In a crowded cable marketplace, FXX is trying to make a name for itself with a little help from Homer Simpson.
The fledgling cable channel bought the syndication rights to The Simpsons, and on Thursday, it kicks off a 12-day marathon of 552 Simpsons episodes.
In September, FXX will run the episodes regularly, except for those getting their first run on FOX. FXX will also launch an app with special digital access to Simpsons shows.
“For FXX, it's almost like a coup to help them to create an identity early on,” says Tuna Amobi, Equity Analyst with S&P Capital IQ.
Amobi says The Simpsons' move to cable was highly anticipated and likely drew lots of bids. FXX, the winner, is another unit of the same parent company, 21st Century Fox. Amobi says the deal, whose terms were not disclosed, probably cost hundreds of millions of dollars.
Jonathan Taplin, Director of the Annenberg Innovation Lab at the University of Southern California, says the average person watches nine cable channels and has 400 to choose from, so FXX faces big odds.
But he thinks the Simpsons could give FXX some legs. And its digital presence could pull in revenue.
“They can attach a lot of advertising to it,” he says.
Taplin says it remains to be seen whether The Simpsons will compel viewers to stick around and watch other FXX shows.
Sam Craig, Director of the Entertainment, Media and Technology program at New York University, agrees.
“If the Simpsons can't do it,” he says, “it's a question of what else is out there that can.”
Economic lessons according to "The Simpsons"
In more than 20 seasons of "The Simpsons", there are more than a few lessons about business and the economy. So many, in fact, that the show has inspired academic papers on ways to use the show in the classroom and a new book, "Homer Economicus: The Simpsons and Economics." We scoured the web to find a few clips featuring lessons on business and the economy.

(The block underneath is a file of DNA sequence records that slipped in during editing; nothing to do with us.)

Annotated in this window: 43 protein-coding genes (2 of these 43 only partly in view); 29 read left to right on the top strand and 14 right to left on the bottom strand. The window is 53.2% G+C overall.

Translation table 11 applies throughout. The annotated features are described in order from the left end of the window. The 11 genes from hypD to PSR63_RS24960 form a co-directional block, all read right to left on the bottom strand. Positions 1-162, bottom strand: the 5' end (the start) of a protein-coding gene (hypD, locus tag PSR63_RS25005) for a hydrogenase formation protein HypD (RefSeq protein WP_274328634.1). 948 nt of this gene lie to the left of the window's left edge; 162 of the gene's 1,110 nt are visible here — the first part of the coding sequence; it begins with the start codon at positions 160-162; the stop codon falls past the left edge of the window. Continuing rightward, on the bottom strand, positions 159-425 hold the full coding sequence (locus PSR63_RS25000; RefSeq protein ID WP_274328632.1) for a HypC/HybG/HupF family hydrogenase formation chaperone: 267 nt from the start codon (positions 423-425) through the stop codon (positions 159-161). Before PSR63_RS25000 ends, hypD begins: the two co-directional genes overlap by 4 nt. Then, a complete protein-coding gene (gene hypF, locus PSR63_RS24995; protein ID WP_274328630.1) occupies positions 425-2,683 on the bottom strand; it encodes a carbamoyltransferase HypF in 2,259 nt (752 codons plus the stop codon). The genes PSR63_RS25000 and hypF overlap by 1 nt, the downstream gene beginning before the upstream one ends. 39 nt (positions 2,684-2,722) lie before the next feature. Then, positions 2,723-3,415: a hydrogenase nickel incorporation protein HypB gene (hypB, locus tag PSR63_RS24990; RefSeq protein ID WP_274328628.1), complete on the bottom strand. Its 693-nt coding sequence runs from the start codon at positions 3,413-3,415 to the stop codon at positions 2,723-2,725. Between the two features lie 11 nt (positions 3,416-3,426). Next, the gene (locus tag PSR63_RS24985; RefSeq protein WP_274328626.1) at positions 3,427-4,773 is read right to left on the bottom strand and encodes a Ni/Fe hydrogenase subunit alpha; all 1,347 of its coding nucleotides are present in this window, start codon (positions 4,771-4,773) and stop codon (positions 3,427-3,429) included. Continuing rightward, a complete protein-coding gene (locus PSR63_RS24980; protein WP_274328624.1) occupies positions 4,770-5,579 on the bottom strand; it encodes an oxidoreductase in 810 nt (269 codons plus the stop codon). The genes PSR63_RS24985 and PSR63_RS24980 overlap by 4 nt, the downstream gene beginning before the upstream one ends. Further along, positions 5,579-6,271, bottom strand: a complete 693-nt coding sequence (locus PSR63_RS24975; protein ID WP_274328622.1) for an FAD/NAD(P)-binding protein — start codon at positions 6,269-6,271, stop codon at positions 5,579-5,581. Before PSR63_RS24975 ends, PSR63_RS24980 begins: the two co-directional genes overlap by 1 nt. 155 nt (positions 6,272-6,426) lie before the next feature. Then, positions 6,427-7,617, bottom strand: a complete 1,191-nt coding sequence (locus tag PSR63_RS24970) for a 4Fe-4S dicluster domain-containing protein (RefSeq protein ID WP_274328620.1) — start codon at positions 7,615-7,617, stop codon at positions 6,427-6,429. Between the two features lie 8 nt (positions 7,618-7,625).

Lesson: Mobs shouldn't determine public spending
In this classic clip, a smarmy Harold Hill type, played by Phil Hartman, tries to convince the residents of Springfield to spend their unexpected surplus on a monorail. The song is a wry comment on mob mentality and public spending, as Marge points out there are many other places the town's resources could be used.
Lesson: Always consider opportunity cost
Speaking of trade-offs, Homer and the members of the local 643 (part of the International Brotherhood of Jazz Dancers, Pastry Chefs, and Nuclear Technicians) make one when they nearly give up their dental insurance for a keg at every meeting. Assuming Mr. Burns is being honest about his funds, this could be a lesson in opportunity cost. But of course he's not.
Lesson: Sometimes, a monopoly has advantages
Speaking of Burns, he looks for further expand his energy empire by blocking out the sun. Joshua Hall, editor of "Homer Economicus," writes that Burns' plan presents an opportunity to discuss the nature and advantages of a monopoly.
Lesson: Don't let other business determine your prices
On a much smaller scale, Bart learns some business basics when he tries to severely undercut bars by selling stolen beer at a nickel a cup. Had Homer not come home and wrecked the scheme, Bart would have soon run out of supplies and jacked up prices anyway.
Lesson: The law of demand always matters
Finally, for the advanced "Simpsons" economist, R. Andrew Luccasen and M. Kathleen Thomas write in their paper "Simpsonomics" that this clip illustrates — and bends — the law of demand.
Homer is sent to hell for his gluttony and the devil forces him to head "all the doughnuts" as punishment. The marginal benefit should drop into the negative over time, but Homer, of course, is no ordinary glutton.